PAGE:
“Almost every person associated with the school was there, primarily to support the seniors on Senior Night,” said NDCR athletic director Jim Weymouth. “It was incredible. That’s a great part of this school. You can feel the support from everybody when you’re here. Sports have their place. They are secondary to academics, the work program, respect, etc.”

NDCR had played Saint Bernard three days earlier, in Fitchburg, losing, 63-46.

“We were down by 19 at half and fought our way back to three points down,” said Uhlarik. “But the comeback took a lot out of us and we ran out of gas.”

Ironically, NDCR fell behind by 17 at the half last Thursday night.

“Coach told us that we had come back on them before and that this was senior night, and it would be extra special to do it in front our families,” said Mota, who not only tied the game up sending it to overtime, but scored seven of their eight points in OT to clinch the win.

“It was the greatest moment of my career, by far,” said Mota.

His coach concurred.

“It was special,” said Uhlarik, whose team finished the regular season at 11-7. “Seeing how emotional and excited everyone was meant a lot. We have really come together as a team, which is every coach’s dream.

“It helps when you have a player like Manny, who could play for any program in the area. The same with (sophomore) Sebastian Garcia, who is getting better and better all of the time. Or course, you have to have other kids who have played complementary roles … Just like Al Maguire would say.”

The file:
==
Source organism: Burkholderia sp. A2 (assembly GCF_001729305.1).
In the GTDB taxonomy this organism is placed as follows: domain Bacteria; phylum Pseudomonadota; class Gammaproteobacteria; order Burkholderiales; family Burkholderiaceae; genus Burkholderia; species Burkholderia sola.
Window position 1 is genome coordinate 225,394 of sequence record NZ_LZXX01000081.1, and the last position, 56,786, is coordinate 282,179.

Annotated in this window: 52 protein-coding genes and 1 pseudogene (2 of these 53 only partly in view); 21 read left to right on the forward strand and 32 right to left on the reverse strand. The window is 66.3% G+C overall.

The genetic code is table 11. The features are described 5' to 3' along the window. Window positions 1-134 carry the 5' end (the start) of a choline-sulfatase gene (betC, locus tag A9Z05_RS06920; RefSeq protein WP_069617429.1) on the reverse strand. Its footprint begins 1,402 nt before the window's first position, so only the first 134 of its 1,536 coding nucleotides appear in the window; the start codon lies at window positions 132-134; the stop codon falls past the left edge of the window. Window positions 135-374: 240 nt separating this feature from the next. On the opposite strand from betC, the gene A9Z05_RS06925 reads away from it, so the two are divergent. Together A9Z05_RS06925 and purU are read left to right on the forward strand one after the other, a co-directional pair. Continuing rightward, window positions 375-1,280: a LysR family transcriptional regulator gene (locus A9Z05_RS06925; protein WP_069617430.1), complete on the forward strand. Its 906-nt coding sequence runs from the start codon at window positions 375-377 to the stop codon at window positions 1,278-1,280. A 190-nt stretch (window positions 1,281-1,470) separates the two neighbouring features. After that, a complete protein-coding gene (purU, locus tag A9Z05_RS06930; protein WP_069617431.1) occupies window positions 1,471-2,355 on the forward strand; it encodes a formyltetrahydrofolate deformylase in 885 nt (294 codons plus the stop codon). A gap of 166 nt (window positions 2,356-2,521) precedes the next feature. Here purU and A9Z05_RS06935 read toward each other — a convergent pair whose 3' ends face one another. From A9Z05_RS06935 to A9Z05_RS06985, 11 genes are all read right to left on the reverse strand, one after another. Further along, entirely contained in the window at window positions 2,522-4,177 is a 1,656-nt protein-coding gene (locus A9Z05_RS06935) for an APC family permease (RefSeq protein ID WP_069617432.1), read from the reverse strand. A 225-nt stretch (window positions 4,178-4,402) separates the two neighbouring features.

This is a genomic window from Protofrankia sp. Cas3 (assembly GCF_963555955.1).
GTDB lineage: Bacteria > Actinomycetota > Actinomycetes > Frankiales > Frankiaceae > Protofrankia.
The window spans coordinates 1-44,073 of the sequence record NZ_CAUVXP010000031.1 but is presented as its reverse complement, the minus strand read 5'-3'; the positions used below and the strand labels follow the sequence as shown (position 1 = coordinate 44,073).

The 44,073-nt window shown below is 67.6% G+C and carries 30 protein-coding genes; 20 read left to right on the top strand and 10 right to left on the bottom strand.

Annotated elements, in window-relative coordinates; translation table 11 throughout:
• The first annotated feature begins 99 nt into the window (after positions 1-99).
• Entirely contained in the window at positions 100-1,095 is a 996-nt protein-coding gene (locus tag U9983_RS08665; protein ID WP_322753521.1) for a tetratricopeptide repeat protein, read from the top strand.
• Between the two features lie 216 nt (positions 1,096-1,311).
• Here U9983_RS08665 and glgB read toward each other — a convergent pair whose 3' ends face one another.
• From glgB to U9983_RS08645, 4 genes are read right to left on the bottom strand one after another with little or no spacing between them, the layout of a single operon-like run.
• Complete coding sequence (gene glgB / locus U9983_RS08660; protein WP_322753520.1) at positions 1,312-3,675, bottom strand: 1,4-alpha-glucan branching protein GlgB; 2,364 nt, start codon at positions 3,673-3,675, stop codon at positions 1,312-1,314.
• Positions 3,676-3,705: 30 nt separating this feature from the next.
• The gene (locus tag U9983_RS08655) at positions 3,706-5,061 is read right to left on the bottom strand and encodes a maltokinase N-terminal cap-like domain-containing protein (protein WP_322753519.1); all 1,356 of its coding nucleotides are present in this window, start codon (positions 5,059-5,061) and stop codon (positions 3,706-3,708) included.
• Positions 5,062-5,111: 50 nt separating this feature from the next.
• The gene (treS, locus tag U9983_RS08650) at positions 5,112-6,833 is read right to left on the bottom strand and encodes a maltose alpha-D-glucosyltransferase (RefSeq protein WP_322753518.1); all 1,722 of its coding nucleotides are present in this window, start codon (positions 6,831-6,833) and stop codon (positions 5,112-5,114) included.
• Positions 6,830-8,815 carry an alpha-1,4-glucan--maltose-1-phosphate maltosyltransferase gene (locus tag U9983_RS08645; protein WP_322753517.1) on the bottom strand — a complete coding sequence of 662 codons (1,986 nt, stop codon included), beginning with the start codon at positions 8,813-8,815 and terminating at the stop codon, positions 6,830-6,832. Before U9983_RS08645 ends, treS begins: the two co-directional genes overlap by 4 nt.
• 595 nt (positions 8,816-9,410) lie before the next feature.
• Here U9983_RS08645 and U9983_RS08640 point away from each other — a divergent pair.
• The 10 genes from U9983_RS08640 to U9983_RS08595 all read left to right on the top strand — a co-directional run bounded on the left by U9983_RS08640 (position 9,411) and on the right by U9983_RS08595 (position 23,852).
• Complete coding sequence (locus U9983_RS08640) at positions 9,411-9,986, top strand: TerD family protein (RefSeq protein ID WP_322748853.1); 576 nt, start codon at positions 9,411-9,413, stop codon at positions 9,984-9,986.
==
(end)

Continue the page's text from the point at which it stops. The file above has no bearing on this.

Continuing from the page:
Because NDCR boys and girls have so much on their plate, including their work study program, sports will never “run” school policy.

But A.D. Weymouth recalled a conversation he had with NDCR President Sister Maryalyce Gilfeather.

“She was interviewing a prospective student about coming to the school next year and said a big reason is to play basketball,” said Weymouth. “It’s pretty cool. I don’t know if it had anything to do with that win over Saint Bernard, but it’s nice to see that sports can play a role in the school’s mission. Coach Uhlarik is focused on his players being good people first. That’s always going to be important here.”

While Uhlarik has enjoyed the success and recent accolades, he said he has been humbled by his players.

“Sometimes my real job isn’t always positive when it comes to dealing with people,” he said. “But when I get to the school, whether for practice or a game, it’s always positive. The pleasure is all mine.”

You can email Bill Burt at